Many FBs do not having functioning boards with independent directors (understandably so from a personal liability perspective, and if the owner can override any board recommendation, their input is wasted), however an advisory board is wonderful alternative.

An advisory board won’t necessarily have the legal exposure, senior management may sit on the board as well as independent outsiders, and they can be structured to the needs of the particular business.

Feedback as to why FBs have not adopted such a board include fear about losing control, confidentiality and lengthening the time it takes to make decisions.

Such boards, governance and business planning processes are also viewed by some as an ineffective use of time instead of “rolling the sleeves up” in the business.

Statistics have shown, that such an attitude is to the detriment to the business; opportunities or new strategic initiatives are missed, lack of articulation of strategic priorities risks lack of focus and direction of the business and ultimately significant succession issues as the next generation have no idea about where they fit, how they are to get there, and lose confidence in the business and its future.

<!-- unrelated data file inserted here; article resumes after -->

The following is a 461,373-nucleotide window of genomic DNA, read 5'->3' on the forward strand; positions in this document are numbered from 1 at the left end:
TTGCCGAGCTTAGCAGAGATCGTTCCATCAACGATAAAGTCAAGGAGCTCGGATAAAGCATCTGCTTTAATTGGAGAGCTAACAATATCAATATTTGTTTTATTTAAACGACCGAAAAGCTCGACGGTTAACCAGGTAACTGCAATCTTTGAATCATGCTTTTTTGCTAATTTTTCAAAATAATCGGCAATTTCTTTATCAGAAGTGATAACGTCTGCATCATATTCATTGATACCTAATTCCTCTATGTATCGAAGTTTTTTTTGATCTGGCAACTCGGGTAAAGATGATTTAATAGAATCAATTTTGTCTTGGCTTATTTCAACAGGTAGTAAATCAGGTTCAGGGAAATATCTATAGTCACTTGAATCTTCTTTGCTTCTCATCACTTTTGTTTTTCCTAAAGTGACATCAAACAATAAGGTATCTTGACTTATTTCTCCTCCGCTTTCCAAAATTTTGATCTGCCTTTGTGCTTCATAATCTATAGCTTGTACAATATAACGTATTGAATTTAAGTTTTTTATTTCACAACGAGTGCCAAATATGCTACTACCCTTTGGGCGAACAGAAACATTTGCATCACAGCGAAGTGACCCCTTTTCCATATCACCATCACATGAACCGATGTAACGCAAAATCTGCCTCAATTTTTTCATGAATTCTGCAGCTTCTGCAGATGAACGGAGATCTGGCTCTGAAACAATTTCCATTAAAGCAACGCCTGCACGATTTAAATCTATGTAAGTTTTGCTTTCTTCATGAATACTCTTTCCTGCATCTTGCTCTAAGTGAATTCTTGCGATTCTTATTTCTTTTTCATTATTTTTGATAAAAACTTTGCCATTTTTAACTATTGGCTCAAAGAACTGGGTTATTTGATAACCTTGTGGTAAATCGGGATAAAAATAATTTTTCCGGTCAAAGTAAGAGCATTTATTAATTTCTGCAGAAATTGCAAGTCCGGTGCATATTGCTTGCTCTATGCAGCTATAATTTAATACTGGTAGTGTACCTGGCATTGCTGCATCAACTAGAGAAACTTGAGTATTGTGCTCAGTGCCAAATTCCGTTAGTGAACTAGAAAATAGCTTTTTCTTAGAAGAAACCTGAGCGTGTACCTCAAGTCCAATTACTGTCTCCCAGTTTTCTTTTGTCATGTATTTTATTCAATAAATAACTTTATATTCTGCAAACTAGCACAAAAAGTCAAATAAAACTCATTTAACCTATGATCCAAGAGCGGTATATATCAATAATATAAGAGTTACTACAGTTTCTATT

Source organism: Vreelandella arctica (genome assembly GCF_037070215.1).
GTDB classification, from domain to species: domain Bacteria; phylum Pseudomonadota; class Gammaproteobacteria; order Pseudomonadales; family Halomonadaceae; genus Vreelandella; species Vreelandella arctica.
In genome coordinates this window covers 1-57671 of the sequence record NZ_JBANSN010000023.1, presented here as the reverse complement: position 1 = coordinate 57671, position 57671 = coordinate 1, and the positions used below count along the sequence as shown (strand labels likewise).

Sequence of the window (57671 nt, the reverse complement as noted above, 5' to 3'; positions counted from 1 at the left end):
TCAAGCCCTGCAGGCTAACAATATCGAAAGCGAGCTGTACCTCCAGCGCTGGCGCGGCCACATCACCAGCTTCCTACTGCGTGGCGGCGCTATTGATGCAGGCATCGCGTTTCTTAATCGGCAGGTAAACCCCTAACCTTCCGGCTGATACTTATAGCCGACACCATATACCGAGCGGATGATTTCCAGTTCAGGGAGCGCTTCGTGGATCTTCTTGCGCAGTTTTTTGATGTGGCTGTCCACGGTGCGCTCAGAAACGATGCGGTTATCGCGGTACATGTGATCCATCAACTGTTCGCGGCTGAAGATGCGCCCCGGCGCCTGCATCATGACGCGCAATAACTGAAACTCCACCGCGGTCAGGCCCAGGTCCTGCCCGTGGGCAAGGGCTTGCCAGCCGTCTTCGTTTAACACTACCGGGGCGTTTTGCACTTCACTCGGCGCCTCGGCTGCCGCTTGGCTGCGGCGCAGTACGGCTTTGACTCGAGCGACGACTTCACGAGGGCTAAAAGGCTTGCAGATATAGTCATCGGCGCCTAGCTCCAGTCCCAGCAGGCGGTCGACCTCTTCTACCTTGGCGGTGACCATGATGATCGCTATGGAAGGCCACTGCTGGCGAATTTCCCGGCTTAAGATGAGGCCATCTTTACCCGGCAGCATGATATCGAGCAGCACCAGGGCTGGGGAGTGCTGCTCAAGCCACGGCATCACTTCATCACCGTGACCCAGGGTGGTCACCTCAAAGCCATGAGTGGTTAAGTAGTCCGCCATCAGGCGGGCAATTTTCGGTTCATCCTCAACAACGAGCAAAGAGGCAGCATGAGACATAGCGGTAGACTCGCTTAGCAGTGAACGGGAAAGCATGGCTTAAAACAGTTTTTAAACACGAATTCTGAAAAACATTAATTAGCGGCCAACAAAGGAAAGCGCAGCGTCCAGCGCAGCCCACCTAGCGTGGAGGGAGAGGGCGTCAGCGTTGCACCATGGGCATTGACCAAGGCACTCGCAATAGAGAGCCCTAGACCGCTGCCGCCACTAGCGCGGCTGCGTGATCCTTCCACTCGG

Other structures that also assist in this regard include family councils, family constitutions, and family business rules.

In a FB conflict is inevitable. It is however, also healthy, and the success of a FB is significantly dependant on their ability to proactively and collaboratively manage the conflict; they need to openly and honestly discuss the un-discussable.

Can you describe the negative aspects that the over shadowing effect can have on children of the founder?

Next generation want to work in the family business because of a sense of history, pride and tradition.

They have a passion for the work itself, pride of ownership and see it as an opportunity for a good livelihood and a desire to contribute to the growth of the family business.

However, when the founder consistently overshadows and doesn’t allow them to make their own mark, they leave for reasons such as “a need for a new challenge, difficult family dynamics and lack of career opportunities”.